By David Rolland
By David Von Bader
By Rebecca Bulnes
By Laurie Charles
By Chuck Strouse
By Lee Zimmerman
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If there is one sound that unites young South Floridians, it is Eighties dance music. Indeed, if you talk to a native twentysomething about music, you will likely hear zealous preaching about the great legacies freestyle, Miami bass, and electro have bestowed upon youth culture.
Robert Guertin, who produces electro tracks under the name Uprokk, is no different. Growing up in Fort Lauderdale in the mid-Eighties, Guertin became part of the "bass generation" when he attended Lauderhill Lakes Middle School. "I think everybody was into that at that time," he says. "It definitely hit my soul. Then later on I [realized], 'Okay, now I know the feeling. I've just got to add to it.' But that didn't happen until six or seven years ago."
Guertin was into other pop culture subgenres as well. Like most sci-fi-crazy teens, he watched Dune and Star Trek. "When you see those movies, obviously there's computers, maybe some sort of robot," he explains. But what really grabbed him were the sounds. He remembers watching Doctor Who on TV with his dad and waiting eagerly until the end of each episode, when Ron Grainer's haunting electronic theme music would play. "Those sounds were futuristic," says Guertin. "Therefore, electro has that sound. It's very eerie, like you're lost someplace in deep space."
Throughout his teens, Guertin rooted his interests in music. When he got into skateboarding, he formed various punk rock bands with his friends. After he started going to raves, popping and locking with his b-boy crew while soaking up "chillout" tracks by Spacetime Continuum and Aphex Twin, he started DJing, too. "It came fast for me because I played drums," he remarks. It was the sight of his tall, lanky frame break dancing that led his friends to call him Uprock. A few months ago, he modified the spelling to Uprokk "so it would look different."
Much of this attraction to music was family-grown. His father, Bob Guertin, often played in bands himself, and when he moved the family to West Palm Beach he opened a recording studio, Sounds Great Productions, where he engineered tracks for local and national acts such as Dion. "I was always into music because of my dad," says Rob Guertin. However, when he started producing tracks in 1997, his father initially disapproved. "I think he wanted me to become an engineer like him," he says, admitting that engineering provided a more steady income. "But I wanted to be an artist."
Ironically, it was at Sounds Great Productions where Guertin met electro producer James "Jealous J" Schaffer. "I slipped him a demo of some stuff I had made, and he was like, 'This is some cool stuff,'" Guertin remembers. Jealous J invited him to contribute a track to a 1998 album Jealous J released under the name DJ Devistada, Power of Darkness. But the two producers' styles contrasted: Jealous J was loyal to the popular, breaks-heavy electro, while Guertin was more interested in the creepy, minimal electro emerging from the works of Jackal & Hyde and Anthony Rother.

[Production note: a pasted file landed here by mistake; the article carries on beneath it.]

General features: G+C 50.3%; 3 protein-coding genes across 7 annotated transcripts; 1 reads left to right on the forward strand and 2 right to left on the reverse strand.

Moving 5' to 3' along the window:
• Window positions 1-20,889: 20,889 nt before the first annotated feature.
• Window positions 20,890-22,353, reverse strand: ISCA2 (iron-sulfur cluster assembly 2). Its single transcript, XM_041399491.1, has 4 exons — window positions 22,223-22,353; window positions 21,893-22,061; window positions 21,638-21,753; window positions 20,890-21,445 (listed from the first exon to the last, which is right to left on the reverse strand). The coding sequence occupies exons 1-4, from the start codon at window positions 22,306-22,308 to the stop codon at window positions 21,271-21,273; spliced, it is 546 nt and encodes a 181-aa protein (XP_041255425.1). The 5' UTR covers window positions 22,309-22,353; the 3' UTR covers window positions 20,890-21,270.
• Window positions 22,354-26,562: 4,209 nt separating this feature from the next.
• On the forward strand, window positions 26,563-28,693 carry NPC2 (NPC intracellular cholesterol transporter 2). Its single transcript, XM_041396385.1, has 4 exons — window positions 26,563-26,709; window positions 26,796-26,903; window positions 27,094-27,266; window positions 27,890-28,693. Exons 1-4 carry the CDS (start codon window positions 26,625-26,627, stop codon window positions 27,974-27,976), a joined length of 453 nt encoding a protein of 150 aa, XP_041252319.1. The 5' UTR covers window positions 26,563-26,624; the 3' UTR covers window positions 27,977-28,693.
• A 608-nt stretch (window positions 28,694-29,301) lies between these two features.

In 1999 Guertin met James Wolfe and Larry "Exzakt" McCormick, the two guys behind the West Palm Beach-based Frajile Records. "They were the only guys [I knew] that were on the same tip as me," he notes. The next year, Frajile put out a three-song EP, Florida Electro Artists. It featured Guertin's "Klockwork Oranj," a skillful segue between rapid-fire keyboard punches and light, watery synthesizers. "There's a dark side and a happy side to it. The quirkiness of the movie A Clockwork Orange was like that," he notes. "Then there's the sound of Kraftwerk, which I mixed into the track."
Garnering spins from electro DJs around the world, the popular "Klockwork Oranj" track announced Uprokk's arrival on the scene, though he still goes to work every weekday as a tile and marble contractor. "Hopefully, if there's enough money in the business, the music can be my full-time career," he says.
But until then, Guertin, who is now based in Miami Beach, collaborates with his business and romantic partner, Iris Cegarra, on Mi Chika/Chiko Force, a company that promotes occasional parties around the world. He is also helping Cegarra finish an upcoming documentary on electro that will follow up her 2002 critically acclaimed look at mutant forms of electronic music (IDM, electroclash, bass), Electro Dziska.
For someone who has seemingly dedicated his life to the sound of electro, Guertin has a remarkably slim discography that consists only of "Klockwork Oranj" and a few other tracks and remixes. But he hopes to change that this year with a new EP and, by winter, a full-length debut. "I don't have a lot of stuff because I've gone through a lot of transformations," he says. "I have a lot of stuff I did that I never put out, because I didn't want to sound like somebody else."